With an exterior siding of bronzed aluminum panels and an entry hall with more wood than the hold of a slave ship, the National Museum of African American History and Culture in Washington, DC may become David Adjaye's most recognizable work. The Tanzania-born British architect creates transformative designs, from this national museum for the US to an old rail station that is now the Nobel Peace Center in Oslo, Norway.
Born: September 22, 1966, Dar es Salaam, Tanzania, Africa
Education and Professional Training:
- 1988-1990: Chassay + Last, London, United Kingdome
- 1990: Bachelor of Architecture with honors, London South Bank University
- 1990-1991: David Chipperfield (UK) and Eduardo Souto de Moura (Portugal)
- 1993: Masters in Architecture, Royal College of Art
- 1994-2000: Partnership with William Russell as Adjaye & Russell
- 1999-2010: Visited every country in Africa to document African architecture
- 2000 - present: Adjaye Associates, Principal (Facebook)
- 2002: Dirty House, London, UK
- 2005: Idea Store, Whitechapel, London, UK
- 2005: Nobel Peace Center, Oslo, Norway
- 2007: Rivington Place, London, UK
- 2007: Bernie Grant Arts Centre, London, UK
- 2007: Museum of Contemporary Art, Denver, CO
- 2008: Stephen Lawrence Centre, London, UK
- 2010: Skolkovo Moscow School of Management, Moscow, Russia
- 2012: Francis Gregory Library, Washington, D.C.
- 2014: Sugar Hill (affordable housing), 898 St. Nicholas Avenue, Harlem, NYC
- 2015: Aïshti Foundation, Beirut, Lebanon
- 2016: Smithsonian National Museum of African American History and Culture (NMAAHC), Washington, D.C.
Furniture and Product Designs:
David Adjaye has a collection of side chairs, coffee tables, and textile patterns offered by Knoll Home Designs. He also has a line of circular chairs on stainless steel tubular frames called Double Zero for Moroso.
About David Adjaye:
Because David's father was a government diplomat, the Adjaye family moved from Africa to the Middle East and finally settled in England when David was a young teenager. As a graduate student in London, the young Adjaye traveled from traditional Western architectural havens, like Italy and Greece, to spending time in Japan learning about modern Eastern architecture. His world experience, including returning to Africa as an adult, informs his designs-not known for a particular style, but for a thoughtful representation embedded into individual projects.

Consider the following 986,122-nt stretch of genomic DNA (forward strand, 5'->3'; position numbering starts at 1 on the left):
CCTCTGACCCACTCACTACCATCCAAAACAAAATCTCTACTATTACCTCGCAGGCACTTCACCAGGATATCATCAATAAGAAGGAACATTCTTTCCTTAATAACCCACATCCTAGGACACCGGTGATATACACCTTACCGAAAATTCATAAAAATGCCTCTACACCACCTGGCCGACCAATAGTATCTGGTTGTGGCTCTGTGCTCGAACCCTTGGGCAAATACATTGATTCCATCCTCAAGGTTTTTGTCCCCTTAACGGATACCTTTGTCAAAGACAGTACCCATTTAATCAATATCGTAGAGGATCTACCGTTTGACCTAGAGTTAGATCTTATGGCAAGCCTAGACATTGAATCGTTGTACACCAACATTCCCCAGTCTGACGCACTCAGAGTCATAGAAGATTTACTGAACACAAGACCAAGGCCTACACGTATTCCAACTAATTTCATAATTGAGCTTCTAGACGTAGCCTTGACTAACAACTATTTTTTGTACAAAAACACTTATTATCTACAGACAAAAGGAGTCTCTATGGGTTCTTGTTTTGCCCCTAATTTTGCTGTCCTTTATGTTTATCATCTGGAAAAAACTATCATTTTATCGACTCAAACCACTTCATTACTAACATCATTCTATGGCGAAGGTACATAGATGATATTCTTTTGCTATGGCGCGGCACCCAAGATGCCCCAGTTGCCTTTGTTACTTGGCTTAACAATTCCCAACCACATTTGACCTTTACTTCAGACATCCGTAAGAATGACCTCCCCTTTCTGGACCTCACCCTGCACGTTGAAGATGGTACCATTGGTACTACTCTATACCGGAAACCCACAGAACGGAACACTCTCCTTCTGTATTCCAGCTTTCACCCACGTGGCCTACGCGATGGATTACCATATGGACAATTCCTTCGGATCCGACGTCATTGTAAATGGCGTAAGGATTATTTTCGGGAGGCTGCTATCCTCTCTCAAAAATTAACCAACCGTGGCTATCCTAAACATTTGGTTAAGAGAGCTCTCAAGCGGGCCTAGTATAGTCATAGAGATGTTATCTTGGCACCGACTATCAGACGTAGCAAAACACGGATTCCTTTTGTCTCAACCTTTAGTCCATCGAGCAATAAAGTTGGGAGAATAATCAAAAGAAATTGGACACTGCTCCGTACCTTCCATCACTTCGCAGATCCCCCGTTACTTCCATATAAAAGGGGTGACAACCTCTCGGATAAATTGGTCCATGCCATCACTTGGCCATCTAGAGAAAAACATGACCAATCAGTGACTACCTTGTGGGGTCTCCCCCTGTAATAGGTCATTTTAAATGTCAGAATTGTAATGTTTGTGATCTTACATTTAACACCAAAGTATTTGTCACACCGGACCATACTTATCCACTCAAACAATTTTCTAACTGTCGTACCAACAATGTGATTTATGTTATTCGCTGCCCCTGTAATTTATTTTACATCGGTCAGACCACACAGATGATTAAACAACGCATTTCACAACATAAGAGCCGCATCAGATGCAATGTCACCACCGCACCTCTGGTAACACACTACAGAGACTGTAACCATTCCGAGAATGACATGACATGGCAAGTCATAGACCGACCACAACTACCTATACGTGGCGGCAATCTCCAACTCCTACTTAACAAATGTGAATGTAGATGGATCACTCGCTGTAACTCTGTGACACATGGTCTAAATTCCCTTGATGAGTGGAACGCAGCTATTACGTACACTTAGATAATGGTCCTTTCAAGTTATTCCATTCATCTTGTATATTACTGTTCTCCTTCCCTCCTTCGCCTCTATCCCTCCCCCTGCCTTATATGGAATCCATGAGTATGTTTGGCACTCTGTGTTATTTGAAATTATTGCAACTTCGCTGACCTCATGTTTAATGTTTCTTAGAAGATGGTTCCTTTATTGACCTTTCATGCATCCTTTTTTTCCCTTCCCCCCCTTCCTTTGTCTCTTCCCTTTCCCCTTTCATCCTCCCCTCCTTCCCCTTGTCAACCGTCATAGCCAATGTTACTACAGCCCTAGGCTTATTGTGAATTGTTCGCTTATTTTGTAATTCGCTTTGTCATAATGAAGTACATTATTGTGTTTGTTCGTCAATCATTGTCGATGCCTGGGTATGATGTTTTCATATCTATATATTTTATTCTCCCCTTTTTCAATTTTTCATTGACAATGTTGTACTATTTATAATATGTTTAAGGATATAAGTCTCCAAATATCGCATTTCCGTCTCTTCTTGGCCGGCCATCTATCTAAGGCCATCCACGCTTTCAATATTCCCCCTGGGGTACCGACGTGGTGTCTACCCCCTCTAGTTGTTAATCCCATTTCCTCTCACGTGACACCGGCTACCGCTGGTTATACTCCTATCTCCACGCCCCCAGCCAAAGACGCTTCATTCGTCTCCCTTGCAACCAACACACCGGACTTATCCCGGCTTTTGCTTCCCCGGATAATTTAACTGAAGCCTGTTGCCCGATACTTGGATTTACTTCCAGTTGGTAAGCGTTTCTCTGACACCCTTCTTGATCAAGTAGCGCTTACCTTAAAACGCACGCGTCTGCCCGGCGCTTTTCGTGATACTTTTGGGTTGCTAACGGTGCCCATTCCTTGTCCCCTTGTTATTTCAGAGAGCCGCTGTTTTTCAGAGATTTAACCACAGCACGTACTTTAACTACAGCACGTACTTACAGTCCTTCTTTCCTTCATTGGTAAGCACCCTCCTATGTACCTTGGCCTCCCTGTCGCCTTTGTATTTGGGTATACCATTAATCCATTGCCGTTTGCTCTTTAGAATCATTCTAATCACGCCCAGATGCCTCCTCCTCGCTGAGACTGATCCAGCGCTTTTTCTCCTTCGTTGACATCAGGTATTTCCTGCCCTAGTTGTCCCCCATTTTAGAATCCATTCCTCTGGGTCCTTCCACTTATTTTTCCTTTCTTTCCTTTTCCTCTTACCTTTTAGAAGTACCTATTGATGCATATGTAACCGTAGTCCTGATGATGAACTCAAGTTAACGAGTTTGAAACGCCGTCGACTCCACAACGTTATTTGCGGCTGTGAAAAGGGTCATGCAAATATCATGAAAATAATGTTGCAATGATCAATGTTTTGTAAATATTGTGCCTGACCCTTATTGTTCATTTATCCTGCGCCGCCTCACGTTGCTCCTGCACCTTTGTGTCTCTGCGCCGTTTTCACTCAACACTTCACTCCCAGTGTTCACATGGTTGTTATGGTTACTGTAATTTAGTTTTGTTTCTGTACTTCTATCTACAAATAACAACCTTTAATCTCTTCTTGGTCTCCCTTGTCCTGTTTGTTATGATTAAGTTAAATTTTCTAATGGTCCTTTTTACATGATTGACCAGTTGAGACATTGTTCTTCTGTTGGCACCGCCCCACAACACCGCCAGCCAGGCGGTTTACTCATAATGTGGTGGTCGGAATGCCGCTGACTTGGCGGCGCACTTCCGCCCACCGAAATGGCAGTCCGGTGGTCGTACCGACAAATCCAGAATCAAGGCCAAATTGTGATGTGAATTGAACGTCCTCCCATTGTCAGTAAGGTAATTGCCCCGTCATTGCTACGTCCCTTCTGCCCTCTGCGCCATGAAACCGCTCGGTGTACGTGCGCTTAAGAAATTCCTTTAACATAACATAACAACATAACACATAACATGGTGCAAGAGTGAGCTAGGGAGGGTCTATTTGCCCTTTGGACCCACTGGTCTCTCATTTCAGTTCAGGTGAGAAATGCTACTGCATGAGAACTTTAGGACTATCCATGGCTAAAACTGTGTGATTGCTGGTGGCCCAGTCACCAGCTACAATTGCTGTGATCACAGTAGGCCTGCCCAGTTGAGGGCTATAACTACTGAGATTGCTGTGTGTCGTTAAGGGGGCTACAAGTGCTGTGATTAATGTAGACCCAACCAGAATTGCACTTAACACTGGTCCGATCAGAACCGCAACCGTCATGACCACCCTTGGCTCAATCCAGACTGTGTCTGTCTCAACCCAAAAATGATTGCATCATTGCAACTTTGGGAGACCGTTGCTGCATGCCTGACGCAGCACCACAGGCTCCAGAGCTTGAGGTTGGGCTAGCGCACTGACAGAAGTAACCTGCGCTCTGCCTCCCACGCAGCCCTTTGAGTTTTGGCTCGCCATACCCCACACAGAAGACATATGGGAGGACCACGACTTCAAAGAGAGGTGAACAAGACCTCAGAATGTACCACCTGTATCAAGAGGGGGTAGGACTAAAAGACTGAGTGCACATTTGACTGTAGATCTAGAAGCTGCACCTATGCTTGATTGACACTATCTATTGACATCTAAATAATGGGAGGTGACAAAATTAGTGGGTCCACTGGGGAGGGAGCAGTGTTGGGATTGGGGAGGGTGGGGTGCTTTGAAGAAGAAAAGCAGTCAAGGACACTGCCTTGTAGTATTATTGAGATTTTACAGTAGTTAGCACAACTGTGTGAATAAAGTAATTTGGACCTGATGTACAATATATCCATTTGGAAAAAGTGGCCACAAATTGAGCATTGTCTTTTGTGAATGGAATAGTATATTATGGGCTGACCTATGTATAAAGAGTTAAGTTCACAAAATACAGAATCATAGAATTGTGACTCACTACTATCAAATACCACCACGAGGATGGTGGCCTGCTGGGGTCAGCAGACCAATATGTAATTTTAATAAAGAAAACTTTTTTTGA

Another experience that has affected the work of David Adjaye is the disabling illness of his brother, Emmanuel. At a young age, the future architect was exposed to the dysfunctional designs of public institutions used by his family as they cared for a newly paralyzed child. He has said many times that functional design is even more important than beauty.
In December 2015, Adjaye Associates was asked to submit a proposal for the Obama Presidential Center, to be built in Chicago.
Related People of Influence:
- Eduardo Souto de Moura
- Chris Ofili
- Richard Rogers
- 1993: Royal Institute of British Architects (RIBA) Bronze Medal
- 2007: Order of the British Empire (OBE) for services to architecture
- 2014: W.E.B. Du Bois Medal
Quotations - In the Words of David Adjaye:
"Things often come at the time they're meant to come, even if they seem late."-2013, The New Yorker
"Sustainability is not just material use or energy use… it is lifestyle.”- Approach
- David Adjaye: Form, Heft, Material, Art Institute of Chicago, 2015
- David Adjaye: Authoring: Re-placing Art and Architecture, Lars Muller, 2012
- David Adjaye: A House for an Art Collector, Rizzoli, 2011
- African Metropolitan Architecture, Rizzoli, 2011
- Adjaye, Africa, Architecture, Thames & Hudson, 2011
- David Adjaye Houses: Recycling, Reconfiguring, Rebuilding, Thames and Hudson, 2006
- David Adjaye: Making Public Buildings, Thames and Hudson, 2006
Sources: David Adjaye website; "A Sense of Place" by Calvin Tomkins, The New Yorker, September 23, 2013; David Adjaye, Dezeen Book of Interviews, Dezeen, September 29, 2014; Approach at adjaye.com; David Adjaye, Architect by Amy McKenna, Encyclopaedia Britannica Online accessed January 9, 2016